Some of you, if visiting Coriolistic Anachronisms this morning between 5 AM and 6 AM Eastern Standard Time, will have found the blog down. I apologize for the inconvenience, here is what happened. The failure was not at the level of my awesome hosting provider, MDD Hosting, but rather a global, network-wide outage over at the equally awesome Cloudflare.
I have been using the services of Cloudflare for a few years now, and with the greatest satisfaction. With a combination of CDN, optimization security and analytics, Cloudflare speeds up and secures my website, for free (there are also paid plans, of course).
This morning, in response to a DDoS attack, the folks at Cloudflare implemented a bad rule and in real time, all of their 23 worldwide data centers’ edge routers crashed. The outage lasted less than an hour in my case and in as little as 30 minutes, things were coming back online.
Cloudflare, as always, was very honest and transparent about the cause of this issue and the measures taken to remedy it. I think that apart from a few trolls out there, everyone using their services truly appreciates their efficiency.
To keep things in perspective, here what my uptime looks like even after this failure:
That looks pretty good, and keep in mind that my checks are scheduled at 15 minute intervals, so the extra 45 minutes of downtime are due to the delay between the checks for 3 other short outages that were probably only a few minutes long each.
So in the end, the whole thing was a glitch, albeit a serious one. But it raises one very, very important question: what will I do if and when the internet fails? I mean fails for good. We have weaved our lives so tightly around the internet that we depend on it for every single aspect of our existence. Communicating, work, entertainment research, education, news, services, finance, and most especially creativity (as in this blog), you name it, it’s all internet-based.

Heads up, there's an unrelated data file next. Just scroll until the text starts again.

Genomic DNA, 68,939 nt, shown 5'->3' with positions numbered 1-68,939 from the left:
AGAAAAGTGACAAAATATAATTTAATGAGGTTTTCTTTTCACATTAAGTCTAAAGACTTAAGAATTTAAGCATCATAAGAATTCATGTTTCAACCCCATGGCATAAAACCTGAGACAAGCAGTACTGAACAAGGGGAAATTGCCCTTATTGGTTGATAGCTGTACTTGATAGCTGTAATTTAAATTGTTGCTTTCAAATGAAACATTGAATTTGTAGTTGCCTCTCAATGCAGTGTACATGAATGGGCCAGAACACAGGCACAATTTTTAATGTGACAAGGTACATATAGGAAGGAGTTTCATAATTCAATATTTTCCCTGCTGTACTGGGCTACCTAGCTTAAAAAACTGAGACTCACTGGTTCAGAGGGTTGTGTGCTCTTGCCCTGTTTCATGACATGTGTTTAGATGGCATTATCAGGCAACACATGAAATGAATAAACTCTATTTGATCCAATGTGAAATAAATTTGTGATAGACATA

The moment only matters as much as its potential for epic storiesOf course a return to nature seems like the cure-all. The internet could not matter much to one living at the foot of Table Mountain, right? Let’s just go for a long hike and find disas. Well unfortunately, it’s not that simple. Our web addiction involves the replay and story-telling of our lives. We have given up on privacy and started broadcasting our lives out loud, through the social networking of Facebook, Twitter and the likes, through blogs, websites and through emailing our peers.
I don’t honestly know if I am still capable of enjoying Table Mountain as much without a camera, without the perspective of writing about it, and showing it to the world. The experience, it seems, has become dependent on the later recount of it. The moment only matters as much as its potential for epic stories. If going on vacation and told that regardless of the fun we’d have, it would all be forgotten once we get back home, would we still go?
So what will I do if this all goes away? Would it be the end of civilization? Granted we probably thought the same of electricity when it appeared, and yet it is now taken for granted. The worse outages have lasted weeks, but they pass and we recover.
It is clear that our urbanized lives are more threatened by such failures than those of rural folks, and poorer ones. So should civilization fail, maybe life would be carried on by the Third World, by those very cultures we are trying so hard to eradicate. I can picture a conversation between herders isolated in a high-altitude Besotho rondavel: “The what has failed?”